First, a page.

The Chattanooga City Council may take another crack at new regulations for short-term vacation rentals in April.
Last fall, the council grappled with proposed short-stay regulations for two months until it torpedoed the new rules in October. Members conducted several public hearings at which opponents of short-term rentals said they didn't want mini- hotels in their neighborhoods and proponents argued they had the right to use their properties to make some money.
The revised version of the legislation, distributed to council members Tuesday, still calls for enacting a certification process for approving residential properties to offer short-stay room rentals, increasingly booked through internet sites such as Airbnb. The new twist is the permit process will be easier for owner-occupied short-stay operations within Chattanooga's urban boundaries. As before, the legislation does not override neighborhood bylaws prohibiting short-term vacation rentals within their jurisdictions.
"What I was trying to do was hit a balance," Councilman Chip Henderson said.
Henderson, who pushed for revisiting the legislation with Councilman Chris Anderson, noted a number of people who spoke against the permitting process came from suburban and rural parts of the city, while the council heard just the opposite from residents within Chattanooga's urban areas.
He said he believed a number of opponents did not understand that neighborhood covenants could prevent short-term operations.
"If you live in a subdivision where you're concerned about this, I would offer a suggestion that you get a homeowner's association bylaws together and just prohibit short-term vacation rentals," Henderson said. "That will offer you all the protection in the world."
City Attorney Wade Hinton said the special short-term rental district would encompass Chattanooga's Urban Overlay Zone. The area extends from Missionary Ridge in the east to the base of Lookout Mountain in the west, and from the North Shore to the Georgia state line, according to the city code.
Owner-occupied short-term properties within the district still have to meet all health, safety and nuisance regulations, but do not have to undergo a potential neighborhood review and hearing to be approved. They would pay a $75 application fee, a $50 break from the normal $125 application fee.
Non-owner-occupied rental properties within the district have to abide by the same rules for properties outside the short-term vacation rental district: they pay a higher application fee and may have to seek council approval if neighbors voice opposition.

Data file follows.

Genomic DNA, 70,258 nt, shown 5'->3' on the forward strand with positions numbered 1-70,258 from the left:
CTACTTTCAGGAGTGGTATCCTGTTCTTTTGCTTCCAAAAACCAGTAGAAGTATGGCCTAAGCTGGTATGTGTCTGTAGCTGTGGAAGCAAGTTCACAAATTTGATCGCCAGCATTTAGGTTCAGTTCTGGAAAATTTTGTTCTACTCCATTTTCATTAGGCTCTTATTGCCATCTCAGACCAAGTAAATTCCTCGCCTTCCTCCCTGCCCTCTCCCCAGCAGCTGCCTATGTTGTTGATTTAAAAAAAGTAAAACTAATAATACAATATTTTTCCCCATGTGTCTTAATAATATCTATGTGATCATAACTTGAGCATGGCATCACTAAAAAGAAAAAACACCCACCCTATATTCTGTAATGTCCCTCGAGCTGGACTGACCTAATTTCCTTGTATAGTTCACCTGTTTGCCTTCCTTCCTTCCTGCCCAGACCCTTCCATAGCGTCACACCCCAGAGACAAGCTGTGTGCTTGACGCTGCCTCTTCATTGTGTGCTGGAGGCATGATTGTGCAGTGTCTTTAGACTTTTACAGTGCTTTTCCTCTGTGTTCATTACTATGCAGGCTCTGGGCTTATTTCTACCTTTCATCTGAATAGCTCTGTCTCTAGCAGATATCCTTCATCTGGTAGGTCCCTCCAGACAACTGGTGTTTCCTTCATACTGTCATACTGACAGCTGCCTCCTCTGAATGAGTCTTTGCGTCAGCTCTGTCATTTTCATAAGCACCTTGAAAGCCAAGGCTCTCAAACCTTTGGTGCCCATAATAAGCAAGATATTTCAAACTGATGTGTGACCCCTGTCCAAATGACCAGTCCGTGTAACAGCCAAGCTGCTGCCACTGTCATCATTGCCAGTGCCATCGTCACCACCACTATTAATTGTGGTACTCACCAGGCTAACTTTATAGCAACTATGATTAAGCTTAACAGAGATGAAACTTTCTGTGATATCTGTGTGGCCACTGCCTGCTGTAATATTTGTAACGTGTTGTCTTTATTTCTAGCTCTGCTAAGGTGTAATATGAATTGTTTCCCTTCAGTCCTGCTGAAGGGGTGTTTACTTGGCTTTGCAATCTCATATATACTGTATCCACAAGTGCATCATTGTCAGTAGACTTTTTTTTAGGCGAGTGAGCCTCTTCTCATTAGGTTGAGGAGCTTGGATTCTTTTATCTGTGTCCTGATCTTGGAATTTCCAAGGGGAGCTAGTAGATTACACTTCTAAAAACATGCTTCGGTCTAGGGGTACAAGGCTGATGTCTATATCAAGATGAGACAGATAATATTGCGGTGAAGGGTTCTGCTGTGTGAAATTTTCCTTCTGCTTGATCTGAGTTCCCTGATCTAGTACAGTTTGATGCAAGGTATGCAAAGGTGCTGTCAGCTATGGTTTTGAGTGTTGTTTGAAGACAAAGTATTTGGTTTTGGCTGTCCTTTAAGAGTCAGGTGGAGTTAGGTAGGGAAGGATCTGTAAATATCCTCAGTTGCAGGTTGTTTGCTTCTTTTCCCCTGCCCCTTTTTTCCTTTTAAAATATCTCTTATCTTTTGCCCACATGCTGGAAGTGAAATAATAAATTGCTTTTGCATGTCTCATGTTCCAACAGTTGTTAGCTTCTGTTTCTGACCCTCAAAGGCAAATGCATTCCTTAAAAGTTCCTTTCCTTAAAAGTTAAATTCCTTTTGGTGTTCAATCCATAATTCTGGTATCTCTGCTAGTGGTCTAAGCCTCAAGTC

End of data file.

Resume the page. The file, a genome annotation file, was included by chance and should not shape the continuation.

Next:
Another legislative tweak calls for limiting the number of units within a condominium or apartment complex that could be used for short-term rental operations by a non-occupying owner, Hinton said.
For instance, no more than two units could be used for short-term rentals in a condominium community of 10 units, he said. The point is to prevent condominiums from turning into hotels, Hinton said.
Henderson said he felt confident the proposed Chattanooga short-term regulations would meet the requirements of legislation under consideration by state lawmakers should the Tennessee Assembly enact any bills working their way through committees. A key feature of the state legislation prevents local governments from banning short-term vacation rentals outright.
If Chattanooga adopts the proposed certification process, it will do away with requiring short-term rental operators from going through the zoning process to have their residential properties designated as R3 or R4 zones. Once a property is zoned R3 or R4, it can be used for apartments or offices.
That has been a long-standing issue, played out from time to time before the city council during zoning hearings. Sometimes people don't care if a neighbor sets up shop as a short-term vacation rental, but they may hate the idea that the property can later be used as a multi-family dwelling or a business office.
Proposed short-term rental certifications do not change a property's zoning, nor do they transfer to a new property owner. A short-term vacation rental permit does not travel with the owner to a new piece of property, either.
"We've got to get rid of short-term vacation rentals through zoning," Henderson said. "It's just a bad tool."
The council is expected to review the new legislation on April 18, after the new council members are sworn in.
Contact staff writer Paul Leach at 423-757-6481 or firstname.lastname@example.org. Follow him on Twitter @pleach_tfp.